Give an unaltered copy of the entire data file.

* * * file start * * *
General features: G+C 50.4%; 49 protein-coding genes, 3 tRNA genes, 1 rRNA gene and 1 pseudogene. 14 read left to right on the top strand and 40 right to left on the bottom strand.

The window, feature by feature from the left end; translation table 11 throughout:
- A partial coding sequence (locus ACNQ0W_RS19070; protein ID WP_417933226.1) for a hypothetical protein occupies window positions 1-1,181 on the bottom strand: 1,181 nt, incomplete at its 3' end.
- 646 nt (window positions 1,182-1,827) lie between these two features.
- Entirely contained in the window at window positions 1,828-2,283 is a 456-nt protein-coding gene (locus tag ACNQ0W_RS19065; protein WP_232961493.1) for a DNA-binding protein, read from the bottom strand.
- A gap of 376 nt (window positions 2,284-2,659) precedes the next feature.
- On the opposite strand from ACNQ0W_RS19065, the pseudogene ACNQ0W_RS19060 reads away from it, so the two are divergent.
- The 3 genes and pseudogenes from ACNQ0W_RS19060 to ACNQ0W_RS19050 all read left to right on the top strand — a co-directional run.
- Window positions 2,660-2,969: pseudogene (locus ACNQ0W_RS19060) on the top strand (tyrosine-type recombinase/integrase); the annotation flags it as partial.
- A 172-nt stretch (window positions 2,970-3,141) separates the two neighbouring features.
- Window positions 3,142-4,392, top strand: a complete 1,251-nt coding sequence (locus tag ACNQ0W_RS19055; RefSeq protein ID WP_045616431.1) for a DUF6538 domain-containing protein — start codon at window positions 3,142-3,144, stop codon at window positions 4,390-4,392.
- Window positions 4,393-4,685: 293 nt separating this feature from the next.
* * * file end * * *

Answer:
General features: G+C 50.4%; 49 protein-coding genes, 3 tRNA genes, 1 rRNA gene and 1 pseudogene. 14 read left to right on the top strand and 40 right to left on the bottom strand.

The window, feature by feature from the left end; translation table 11 throughout:
- A partial coding sequence (locus ACNQ0W_RS19070; protein ID WP_417933226.1) for a hypothetical protein occupies window positions 1-1,181 on the bottom strand: 1,181 nt, incomplete at its 3' end.
- 646 nt (window positions 1,182-1,827) lie between these two features.
- Entirely contained in the window at window positions 1,828-2,283 is a 456-nt protein-coding gene (locus tag ACNQ0W_RS19065; protein WP_232961493.1) for a DNA-binding protein, read from the bottom strand.
- A gap of 376 nt (window positions 2,284-2,659) precedes the next feature.
- On the opposite strand from ACNQ0W_RS19065, the pseudogene ACNQ0W_RS19060 reads away from it, so the two are divergent.
- The 3 genes and pseudogenes from ACNQ0W_RS19060 to ACNQ0W_RS19050 all read left to right on the top strand — a co-directional run.
- Window positions 2,660-2,969: pseudogene (locus ACNQ0W_RS19060) on the top strand (tyrosine-type recombinase/integrase); the annotation flags it as partial.
- A 172-nt stretch (window positions 2,970-3,141) separates the two neighbouring features.
- Window positions 3,142-4,392, top strand: a complete 1,251-nt coding sequence (locus tag ACNQ0W_RS19055; RefSeq protein ID WP_045616431.1) for a DUF6538 domain-containing protein — start codon at window positions 3,142-3,144, stop codon at window positions 4,390-4,392.
- Window positions 4,393-4,685: 293 nt separating this feature from the next.